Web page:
When constructing a test, for whatever purpose, the question of test validity needs to be addressed. That’s because there is a definite link between how accurate our tests are – and the effectiveness of our seminar design and training approach. Test validity asks to what extent does the assessment tool being used truly measure what it purports to measure (known as construct validity in testing jargon). Take for example the classic I.Q. test that many of us took as adolescents. The test used to be administered in print form that the examinee would take within a given time limit. Generations of young teenagers were tested to determine their level of intelligence in order to predict the likelihood of success during the rest of their educational careers and beyond. These tests, however, proved to show only a weak predictive correlation between success on the test, and later success in school and life. In time, test experts began testing the test itself. They found that these tests were “invalid” – because they were essentially testing reading skills under time constraints and not intelligence. The test often failed to spot intelligent children who may have simply possessed poor reading skills due to poor training, lack of practice, motivation, dyslexia, etc. In time, the development of I.Q. tests changed and included, as well as reading, oral questions and responses, drawings, visual recognition, tactile exercises, and discussions.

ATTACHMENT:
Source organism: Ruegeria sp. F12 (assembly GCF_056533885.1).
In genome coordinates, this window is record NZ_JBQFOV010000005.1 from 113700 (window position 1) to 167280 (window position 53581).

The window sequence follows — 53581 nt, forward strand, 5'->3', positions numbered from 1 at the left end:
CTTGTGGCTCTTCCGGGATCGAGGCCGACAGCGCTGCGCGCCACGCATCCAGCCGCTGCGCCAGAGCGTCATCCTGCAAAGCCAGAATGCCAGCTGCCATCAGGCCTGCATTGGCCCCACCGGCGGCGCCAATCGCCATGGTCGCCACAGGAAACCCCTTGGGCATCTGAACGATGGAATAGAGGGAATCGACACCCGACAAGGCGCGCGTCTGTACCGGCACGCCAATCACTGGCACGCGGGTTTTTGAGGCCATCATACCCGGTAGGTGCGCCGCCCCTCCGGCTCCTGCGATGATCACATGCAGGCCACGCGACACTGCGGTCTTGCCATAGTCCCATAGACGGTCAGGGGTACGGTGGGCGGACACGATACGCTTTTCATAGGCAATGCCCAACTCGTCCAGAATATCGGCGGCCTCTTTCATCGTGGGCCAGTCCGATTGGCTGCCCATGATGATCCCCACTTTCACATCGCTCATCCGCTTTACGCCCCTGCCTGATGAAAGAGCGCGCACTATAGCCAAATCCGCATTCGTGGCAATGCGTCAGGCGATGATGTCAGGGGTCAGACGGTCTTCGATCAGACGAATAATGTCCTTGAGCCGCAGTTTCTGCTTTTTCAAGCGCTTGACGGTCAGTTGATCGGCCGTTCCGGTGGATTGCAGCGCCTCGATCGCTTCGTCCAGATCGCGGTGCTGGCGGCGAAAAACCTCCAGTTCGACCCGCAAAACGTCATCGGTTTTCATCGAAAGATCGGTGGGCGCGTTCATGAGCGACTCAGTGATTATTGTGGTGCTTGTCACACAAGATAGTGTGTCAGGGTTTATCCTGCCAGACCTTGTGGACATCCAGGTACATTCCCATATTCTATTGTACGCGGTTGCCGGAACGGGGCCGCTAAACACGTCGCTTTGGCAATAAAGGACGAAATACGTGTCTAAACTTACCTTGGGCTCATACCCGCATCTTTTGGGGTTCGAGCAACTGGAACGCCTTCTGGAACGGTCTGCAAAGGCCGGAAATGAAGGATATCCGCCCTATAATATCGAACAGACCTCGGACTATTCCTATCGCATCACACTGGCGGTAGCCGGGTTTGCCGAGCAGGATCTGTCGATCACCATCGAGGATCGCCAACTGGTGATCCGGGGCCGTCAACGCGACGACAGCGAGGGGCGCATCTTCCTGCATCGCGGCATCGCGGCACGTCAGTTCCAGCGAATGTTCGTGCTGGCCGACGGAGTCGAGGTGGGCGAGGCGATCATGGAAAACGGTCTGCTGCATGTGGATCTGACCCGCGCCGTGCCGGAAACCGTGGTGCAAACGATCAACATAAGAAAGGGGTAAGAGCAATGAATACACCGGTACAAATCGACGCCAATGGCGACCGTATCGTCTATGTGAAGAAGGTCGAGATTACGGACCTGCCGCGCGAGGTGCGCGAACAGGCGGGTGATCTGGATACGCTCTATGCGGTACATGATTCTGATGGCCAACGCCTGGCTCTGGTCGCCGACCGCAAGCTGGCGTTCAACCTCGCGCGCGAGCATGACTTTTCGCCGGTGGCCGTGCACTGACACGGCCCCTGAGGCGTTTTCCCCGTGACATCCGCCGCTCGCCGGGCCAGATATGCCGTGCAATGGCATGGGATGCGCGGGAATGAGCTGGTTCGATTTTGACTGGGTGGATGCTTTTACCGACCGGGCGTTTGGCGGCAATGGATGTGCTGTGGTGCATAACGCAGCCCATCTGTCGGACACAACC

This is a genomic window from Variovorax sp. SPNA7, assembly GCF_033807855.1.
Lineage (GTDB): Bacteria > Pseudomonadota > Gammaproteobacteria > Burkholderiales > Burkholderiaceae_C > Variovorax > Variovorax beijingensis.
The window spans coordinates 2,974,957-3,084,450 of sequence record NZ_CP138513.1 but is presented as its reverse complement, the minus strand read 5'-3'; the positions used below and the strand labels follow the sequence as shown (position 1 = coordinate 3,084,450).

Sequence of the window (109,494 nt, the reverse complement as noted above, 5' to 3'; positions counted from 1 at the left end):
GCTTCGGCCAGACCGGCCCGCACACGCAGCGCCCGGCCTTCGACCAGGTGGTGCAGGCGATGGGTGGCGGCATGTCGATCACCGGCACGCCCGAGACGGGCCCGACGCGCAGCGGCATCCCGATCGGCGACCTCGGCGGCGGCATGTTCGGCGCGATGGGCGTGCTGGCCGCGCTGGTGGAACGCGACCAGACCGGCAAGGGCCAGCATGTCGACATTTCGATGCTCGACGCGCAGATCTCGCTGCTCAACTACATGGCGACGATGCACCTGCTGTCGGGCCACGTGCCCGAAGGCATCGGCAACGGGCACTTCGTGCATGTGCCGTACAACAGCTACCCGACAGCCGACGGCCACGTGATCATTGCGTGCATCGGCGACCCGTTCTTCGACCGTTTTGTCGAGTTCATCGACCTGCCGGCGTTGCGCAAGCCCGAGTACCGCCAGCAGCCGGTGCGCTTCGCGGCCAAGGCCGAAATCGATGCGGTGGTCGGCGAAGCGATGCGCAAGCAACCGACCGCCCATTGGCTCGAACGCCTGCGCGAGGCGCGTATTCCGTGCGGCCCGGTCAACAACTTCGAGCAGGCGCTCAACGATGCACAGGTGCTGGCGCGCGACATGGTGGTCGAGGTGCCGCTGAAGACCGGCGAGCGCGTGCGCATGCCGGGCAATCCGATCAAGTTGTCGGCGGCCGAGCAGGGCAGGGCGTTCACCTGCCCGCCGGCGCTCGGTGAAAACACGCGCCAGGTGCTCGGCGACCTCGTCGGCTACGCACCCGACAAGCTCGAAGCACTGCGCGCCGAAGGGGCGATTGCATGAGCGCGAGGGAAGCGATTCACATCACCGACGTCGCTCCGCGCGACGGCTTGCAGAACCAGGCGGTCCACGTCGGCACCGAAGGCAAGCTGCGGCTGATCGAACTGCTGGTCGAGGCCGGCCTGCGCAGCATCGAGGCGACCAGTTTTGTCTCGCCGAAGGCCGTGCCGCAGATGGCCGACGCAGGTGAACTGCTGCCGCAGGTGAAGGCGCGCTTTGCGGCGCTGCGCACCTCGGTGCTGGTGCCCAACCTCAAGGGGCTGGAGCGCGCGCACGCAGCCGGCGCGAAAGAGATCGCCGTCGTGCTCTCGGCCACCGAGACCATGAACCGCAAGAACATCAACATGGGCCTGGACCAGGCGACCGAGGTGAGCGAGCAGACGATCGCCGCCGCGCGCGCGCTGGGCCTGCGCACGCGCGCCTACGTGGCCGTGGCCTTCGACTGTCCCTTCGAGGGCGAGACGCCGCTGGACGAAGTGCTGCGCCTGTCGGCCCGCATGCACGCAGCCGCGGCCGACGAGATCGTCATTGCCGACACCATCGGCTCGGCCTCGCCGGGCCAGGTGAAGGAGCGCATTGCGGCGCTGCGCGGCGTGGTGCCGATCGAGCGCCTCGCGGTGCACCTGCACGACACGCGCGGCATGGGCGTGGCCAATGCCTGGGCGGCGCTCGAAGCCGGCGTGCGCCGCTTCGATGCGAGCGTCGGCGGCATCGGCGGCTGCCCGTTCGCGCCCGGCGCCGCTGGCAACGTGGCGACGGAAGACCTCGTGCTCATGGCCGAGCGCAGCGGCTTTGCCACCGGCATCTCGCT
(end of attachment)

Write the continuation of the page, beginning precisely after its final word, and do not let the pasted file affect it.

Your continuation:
Criterion Validity
But the story continues. Researchers found that even though tests could be constructed to more accurately measure a given criterion, there was still the question of knowing whether the criterion itself was meaningful. In other words, was the context (the big picture) also consistent with what was being measured.

For example, for years language classes were taught with a heavy emphasis on learning grammar, the so-called rules of a language.  The assumption was based on the surface observation that articulate native-speakers of a language knew and could use their own grammar adeptly. Therefore, learning the grammatical rules (along with vocabulary) should transfer into acquiring the language for the second-language learner as well. Teachers were hired to teach “grammar” lessons in the same way Latin or Greek were taught. Students struggled to learn it, tests were designed to test their knowledge of it, and grades were assigned to determine their level of proficiency. The result? Once out of the classroom, “high-proficiency” second-language learners were barely able to formulate even the simplest sentences in a foreign language they studied for years, let alone comprehend that language from native speakers who spoke it at a normal tempo.